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Screening cataract patients with microperimetry for premium IOL candidacy

Poster Details

First Author: M.McDonald USA

Co Author(s):    S. Klyce   M. Morales                 

Abstract Details


As not every macular lesion noted on fundus examination or OCT is clinically significant, the authors explored the utility of microperimetry in the evaluation of the macular dysfunction in cataract patients, to aid in proper IOL selection (multifocal vs monofocal) and to set expectations for post-operative visual function.


Ophthalmic Consultants of Long Island, Rockville Center, NY, USA


In this pilot study, one randomly chosen eye of 10 patients from the patient population of the Ophthalmology Consultants of Long Island diagnosed with mild (1+) to moderate (3+) cataract was evaluated before and 1 week after cataract surgery with the MAIA microperimeter (Centervue S.p.A, Padova, Italy). Best corrected visual acuity for distance (BCVA), dilated and undilated biomicroscopy and indirect fundus examinations, IOP measurement and a MAIA microperimeter test to measure macular sensitivity and fixation pattern were also performed.


In this 10 eye cohort, two patients showed macular abnormalities before and after surgery that were noted on MAIA testing: one of them showed reduced average threshold sensitivity and abnormal percent reduced threshold, while the other patient showed fixation drift demonstrating eccentric fixation. Both eyes had reduced post-operative visual performance after uneventful cataract surgeries.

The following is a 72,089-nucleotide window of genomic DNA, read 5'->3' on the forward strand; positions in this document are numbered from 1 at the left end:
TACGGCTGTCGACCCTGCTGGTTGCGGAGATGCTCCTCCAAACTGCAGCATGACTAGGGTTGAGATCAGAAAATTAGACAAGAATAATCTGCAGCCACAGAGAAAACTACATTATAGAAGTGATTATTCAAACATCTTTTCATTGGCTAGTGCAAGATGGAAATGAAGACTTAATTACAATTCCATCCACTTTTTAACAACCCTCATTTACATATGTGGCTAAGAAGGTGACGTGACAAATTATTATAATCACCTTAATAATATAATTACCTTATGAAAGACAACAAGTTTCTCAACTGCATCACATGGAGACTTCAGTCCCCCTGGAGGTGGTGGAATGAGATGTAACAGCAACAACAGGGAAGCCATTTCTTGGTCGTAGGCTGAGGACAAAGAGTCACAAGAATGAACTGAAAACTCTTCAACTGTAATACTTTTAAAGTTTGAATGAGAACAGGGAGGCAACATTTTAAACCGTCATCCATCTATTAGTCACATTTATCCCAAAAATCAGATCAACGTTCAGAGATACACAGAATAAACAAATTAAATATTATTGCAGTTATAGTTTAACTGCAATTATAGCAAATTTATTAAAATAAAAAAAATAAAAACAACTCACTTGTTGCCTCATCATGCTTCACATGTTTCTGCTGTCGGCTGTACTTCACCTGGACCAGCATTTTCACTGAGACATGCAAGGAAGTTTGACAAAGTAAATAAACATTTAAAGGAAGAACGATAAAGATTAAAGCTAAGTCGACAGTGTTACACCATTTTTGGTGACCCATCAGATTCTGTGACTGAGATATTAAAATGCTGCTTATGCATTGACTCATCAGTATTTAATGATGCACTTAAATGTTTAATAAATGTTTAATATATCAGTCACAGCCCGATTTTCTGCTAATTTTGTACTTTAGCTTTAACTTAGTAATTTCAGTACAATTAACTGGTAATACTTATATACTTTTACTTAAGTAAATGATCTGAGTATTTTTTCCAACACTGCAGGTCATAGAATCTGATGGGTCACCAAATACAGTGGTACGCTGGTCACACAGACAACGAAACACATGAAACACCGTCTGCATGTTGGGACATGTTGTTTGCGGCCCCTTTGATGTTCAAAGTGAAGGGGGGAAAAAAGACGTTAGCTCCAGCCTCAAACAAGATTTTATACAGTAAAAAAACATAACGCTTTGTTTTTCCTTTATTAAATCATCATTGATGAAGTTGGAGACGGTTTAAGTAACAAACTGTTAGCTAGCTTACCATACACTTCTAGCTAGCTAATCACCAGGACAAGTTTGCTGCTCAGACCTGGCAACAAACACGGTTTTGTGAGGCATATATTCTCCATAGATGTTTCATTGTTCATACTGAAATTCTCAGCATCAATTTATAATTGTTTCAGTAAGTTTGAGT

As not every macular lesion noted on fundus examination or OCT is clinically significant, microperimetry can be useful to detect clinically significant retinal dysfunction prior to cataract surgery. The outcome may aid in the selection of IOL type and may yield a better documented surgical prognosis. Further studies are necessary to confirm these findings.

Financial Disclosure:

One or more of the authors receives consulting fees, retainer, or contract payments from a competing company

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